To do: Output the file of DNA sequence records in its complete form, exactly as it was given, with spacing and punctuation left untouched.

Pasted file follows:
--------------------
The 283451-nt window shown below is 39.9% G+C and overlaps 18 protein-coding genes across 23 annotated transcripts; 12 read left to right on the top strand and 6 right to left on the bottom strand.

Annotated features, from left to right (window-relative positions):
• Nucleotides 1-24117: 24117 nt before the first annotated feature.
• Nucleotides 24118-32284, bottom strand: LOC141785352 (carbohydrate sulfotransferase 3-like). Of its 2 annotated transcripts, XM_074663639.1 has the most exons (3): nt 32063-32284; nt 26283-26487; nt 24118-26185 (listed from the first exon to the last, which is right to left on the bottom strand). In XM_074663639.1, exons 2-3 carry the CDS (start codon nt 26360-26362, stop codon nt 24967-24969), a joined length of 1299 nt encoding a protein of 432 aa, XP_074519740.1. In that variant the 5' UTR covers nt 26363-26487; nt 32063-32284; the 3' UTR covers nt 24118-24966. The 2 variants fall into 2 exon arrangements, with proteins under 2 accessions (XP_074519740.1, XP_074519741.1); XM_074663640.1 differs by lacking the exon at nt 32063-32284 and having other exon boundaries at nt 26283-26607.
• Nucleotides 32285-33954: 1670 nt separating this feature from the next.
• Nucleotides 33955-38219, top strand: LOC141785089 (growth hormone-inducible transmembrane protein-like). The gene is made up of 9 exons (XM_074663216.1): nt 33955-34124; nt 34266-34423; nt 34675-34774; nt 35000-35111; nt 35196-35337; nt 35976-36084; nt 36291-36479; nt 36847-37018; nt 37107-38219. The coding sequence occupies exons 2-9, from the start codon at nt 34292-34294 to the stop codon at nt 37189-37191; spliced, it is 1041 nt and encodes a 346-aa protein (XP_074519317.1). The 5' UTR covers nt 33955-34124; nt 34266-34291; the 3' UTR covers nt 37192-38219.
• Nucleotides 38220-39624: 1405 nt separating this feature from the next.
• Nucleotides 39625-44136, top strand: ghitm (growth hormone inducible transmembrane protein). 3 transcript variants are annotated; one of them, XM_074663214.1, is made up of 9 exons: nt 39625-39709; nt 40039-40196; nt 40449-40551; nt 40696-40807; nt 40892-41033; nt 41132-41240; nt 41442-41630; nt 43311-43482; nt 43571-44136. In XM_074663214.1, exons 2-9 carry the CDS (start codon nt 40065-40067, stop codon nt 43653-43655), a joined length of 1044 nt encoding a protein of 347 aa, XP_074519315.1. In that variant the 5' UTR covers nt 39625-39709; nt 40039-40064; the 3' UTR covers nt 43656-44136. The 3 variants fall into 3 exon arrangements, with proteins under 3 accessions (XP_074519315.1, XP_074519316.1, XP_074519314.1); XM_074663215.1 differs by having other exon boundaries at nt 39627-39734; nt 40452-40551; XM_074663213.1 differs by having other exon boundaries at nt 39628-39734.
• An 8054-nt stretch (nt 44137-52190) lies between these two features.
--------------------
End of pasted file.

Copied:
The 283451-nt window shown below is 39.9% G+C and overlaps 18 protein-coding genes across 23 annotated transcripts; 12 read left to right on the top strand and 6 right to left on the bottom strand.

Annotated features, from left to right (window-relative positions):
• Nucleotides 1-24117: 24117 nt before the first annotated feature.
• Nucleotides 24118-32284, bottom strand: LOC141785352 (carbohydrate sulfotransferase 3-like). Of its 2 annotated transcripts, XM_074663639.1 has the most exons (3): nt 32063-32284; nt 26283-26487; nt 24118-26185 (listed from the first exon to the last, which is right to left on the bottom strand). In XM_074663639.1, exons 2-3 carry the CDS (start codon nt 26360-26362, stop codon nt 24967-24969), a joined length of 1299 nt encoding a protein of 432 aa, XP_074519740.1. In that variant the 5' UTR covers nt 26363-26487; nt 32063-32284; the 3' UTR covers nt 24118-24966. The 2 variants fall into 2 exon arrangements, with proteins under 2 accessions (XP_074519740.1, XP_074519741.1); XM_074663640.1 differs by lacking the exon at nt 32063-32284 and having other exon boundaries at nt 26283-26607.
• Nucleotides 32285-33954: 1670 nt separating this feature from the next.
• Nucleotides 33955-38219, top strand: LOC141785089 (growth hormone-inducible transmembrane protein-like). The gene is made up of 9 exons (XM_074663216.1): nt 33955-34124; nt 34266-34423; nt 34675-34774; nt 35000-35111; nt 35196-35337; nt 35976-36084; nt 36291-36479; nt 36847-37018; nt 37107-38219. The coding sequence occupies exons 2-9, from the start codon at nt 34292-34294 to the stop codon at nt 37189-37191; spliced, it is 1041 nt and encodes a 346-aa protein (XP_074519317.1). The 5' UTR covers nt 33955-34124; nt 34266-34291; the 3' UTR covers nt 37192-38219.
• Nucleotides 38220-39624: 1405 nt separating this feature from the next.
• Nucleotides 39625-44136, top strand: ghitm (growth hormone inducible transmembrane protein). 3 transcript variants are annotated; one of them, XM_074663214.1, is made up of 9 exons: nt 39625-39709; nt 40039-40196; nt 40449-40551; nt 40696-40807; nt 40892-41033; nt 41132-41240; nt 41442-41630; nt 43311-43482; nt 43571-44136. In XM_074663214.1, exons 2-9 carry the CDS (start codon nt 40065-40067, stop codon nt 43653-43655), a joined length of 1044 nt encoding a protein of 347 aa, XP_074519315.1. In that variant the 5' UTR covers nt 39625-39709; nt 40039-40064; the 3' UTR covers nt 43656-44136. The 3 variants fall into 3 exon arrangements, with proteins under 3 accessions (XP_074519315.1, XP_074519316.1, XP_074519314.1); XM_074663215.1 differs by having other exon boundaries at nt 39627-39734; nt 40452-40551; XM_074663213.1 differs by having other exon boundaries at nt 39628-39734.
• An 8054-nt stretch (nt 44137-52190) lies between these two features.